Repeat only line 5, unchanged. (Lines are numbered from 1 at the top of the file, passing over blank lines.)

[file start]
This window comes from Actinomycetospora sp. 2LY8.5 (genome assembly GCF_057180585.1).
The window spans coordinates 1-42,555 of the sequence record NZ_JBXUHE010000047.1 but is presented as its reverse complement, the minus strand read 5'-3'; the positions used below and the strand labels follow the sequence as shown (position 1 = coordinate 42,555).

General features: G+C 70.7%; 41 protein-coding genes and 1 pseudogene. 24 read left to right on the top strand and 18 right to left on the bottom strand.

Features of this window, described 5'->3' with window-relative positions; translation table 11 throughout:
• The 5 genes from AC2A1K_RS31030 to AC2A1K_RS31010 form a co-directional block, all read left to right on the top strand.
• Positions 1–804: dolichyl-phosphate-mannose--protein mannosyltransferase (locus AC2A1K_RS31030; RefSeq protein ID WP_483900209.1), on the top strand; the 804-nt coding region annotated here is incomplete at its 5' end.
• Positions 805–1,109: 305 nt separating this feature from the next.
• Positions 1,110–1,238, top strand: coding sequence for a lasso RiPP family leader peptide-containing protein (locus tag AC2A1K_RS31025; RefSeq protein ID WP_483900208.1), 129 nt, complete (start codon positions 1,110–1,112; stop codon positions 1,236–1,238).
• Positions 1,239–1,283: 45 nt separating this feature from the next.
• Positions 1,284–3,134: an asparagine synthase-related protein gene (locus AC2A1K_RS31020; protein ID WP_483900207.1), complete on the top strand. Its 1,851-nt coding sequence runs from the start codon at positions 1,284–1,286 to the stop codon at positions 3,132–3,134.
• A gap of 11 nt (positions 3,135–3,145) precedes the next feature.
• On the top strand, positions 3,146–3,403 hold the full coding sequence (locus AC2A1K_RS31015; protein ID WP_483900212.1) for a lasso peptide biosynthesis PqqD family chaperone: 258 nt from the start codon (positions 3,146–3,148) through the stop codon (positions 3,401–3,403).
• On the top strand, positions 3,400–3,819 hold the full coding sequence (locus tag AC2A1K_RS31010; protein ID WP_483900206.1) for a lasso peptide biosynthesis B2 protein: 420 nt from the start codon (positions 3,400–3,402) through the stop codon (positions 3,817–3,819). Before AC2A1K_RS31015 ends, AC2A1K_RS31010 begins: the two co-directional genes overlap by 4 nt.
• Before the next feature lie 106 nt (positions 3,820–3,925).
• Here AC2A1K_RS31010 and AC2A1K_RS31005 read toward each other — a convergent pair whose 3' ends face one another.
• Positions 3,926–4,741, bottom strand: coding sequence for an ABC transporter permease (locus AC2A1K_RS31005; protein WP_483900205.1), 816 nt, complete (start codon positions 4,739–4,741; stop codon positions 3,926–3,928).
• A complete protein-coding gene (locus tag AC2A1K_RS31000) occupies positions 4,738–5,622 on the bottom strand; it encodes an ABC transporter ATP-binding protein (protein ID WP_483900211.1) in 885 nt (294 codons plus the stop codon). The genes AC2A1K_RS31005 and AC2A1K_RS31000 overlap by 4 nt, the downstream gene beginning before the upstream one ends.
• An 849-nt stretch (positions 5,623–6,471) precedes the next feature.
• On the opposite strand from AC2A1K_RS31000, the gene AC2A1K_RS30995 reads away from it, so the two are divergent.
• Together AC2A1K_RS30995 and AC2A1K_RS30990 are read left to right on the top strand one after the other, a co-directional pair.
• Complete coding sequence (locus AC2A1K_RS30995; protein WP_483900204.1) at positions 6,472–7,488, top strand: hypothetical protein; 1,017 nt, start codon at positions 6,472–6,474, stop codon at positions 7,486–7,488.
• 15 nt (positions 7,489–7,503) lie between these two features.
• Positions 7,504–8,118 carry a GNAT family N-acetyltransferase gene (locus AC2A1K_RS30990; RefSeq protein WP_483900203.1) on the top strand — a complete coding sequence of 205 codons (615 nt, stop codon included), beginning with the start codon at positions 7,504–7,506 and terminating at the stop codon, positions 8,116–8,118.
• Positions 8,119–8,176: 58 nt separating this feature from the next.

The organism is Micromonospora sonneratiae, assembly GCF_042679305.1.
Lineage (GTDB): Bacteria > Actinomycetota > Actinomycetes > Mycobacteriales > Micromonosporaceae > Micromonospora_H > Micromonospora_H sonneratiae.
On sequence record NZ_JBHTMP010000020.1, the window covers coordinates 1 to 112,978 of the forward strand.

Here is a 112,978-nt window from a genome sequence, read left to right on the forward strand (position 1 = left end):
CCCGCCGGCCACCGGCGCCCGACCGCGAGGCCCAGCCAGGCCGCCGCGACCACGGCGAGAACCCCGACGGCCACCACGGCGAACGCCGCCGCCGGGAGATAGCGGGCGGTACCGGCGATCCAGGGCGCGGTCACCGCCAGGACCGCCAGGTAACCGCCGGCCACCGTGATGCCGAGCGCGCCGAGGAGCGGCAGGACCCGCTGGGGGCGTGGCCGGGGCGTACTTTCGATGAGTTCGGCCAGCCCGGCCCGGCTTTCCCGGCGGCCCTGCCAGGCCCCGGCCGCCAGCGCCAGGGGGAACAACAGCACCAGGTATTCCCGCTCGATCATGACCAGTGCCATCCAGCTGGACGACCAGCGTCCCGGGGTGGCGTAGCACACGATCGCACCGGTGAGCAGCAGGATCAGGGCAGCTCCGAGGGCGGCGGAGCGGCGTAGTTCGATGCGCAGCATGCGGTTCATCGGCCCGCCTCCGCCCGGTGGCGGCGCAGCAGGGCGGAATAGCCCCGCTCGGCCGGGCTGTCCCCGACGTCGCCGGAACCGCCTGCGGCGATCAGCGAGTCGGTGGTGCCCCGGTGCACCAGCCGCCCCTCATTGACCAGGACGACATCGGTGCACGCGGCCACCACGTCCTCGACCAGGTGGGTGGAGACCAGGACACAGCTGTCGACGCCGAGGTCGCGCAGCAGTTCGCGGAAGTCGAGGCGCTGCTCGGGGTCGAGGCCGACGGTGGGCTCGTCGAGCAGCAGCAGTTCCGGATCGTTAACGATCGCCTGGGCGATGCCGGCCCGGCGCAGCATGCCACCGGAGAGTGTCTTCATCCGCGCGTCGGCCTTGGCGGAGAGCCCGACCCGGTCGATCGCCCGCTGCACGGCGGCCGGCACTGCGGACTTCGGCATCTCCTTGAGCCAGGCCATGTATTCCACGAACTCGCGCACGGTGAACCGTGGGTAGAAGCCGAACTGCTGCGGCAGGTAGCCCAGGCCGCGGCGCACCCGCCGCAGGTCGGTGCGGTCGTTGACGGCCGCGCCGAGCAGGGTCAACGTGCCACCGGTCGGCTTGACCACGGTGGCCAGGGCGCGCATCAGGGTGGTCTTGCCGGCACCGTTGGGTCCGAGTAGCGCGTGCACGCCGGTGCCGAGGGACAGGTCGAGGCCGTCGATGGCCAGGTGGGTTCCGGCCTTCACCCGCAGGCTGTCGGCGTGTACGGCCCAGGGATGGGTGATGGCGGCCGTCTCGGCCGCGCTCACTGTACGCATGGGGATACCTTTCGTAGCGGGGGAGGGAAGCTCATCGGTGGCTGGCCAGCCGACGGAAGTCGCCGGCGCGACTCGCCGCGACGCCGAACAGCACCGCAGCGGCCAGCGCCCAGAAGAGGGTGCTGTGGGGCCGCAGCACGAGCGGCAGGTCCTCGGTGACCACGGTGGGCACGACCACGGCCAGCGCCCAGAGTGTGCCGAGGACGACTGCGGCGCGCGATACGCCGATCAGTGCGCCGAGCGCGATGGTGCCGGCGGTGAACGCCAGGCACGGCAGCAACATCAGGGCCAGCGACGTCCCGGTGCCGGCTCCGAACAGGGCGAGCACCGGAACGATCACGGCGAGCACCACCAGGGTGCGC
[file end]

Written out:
• The 5 genes from AC2A1K_RS31030 to AC2A1K_RS31010 form a co-directional block, all read left to right on the top strand.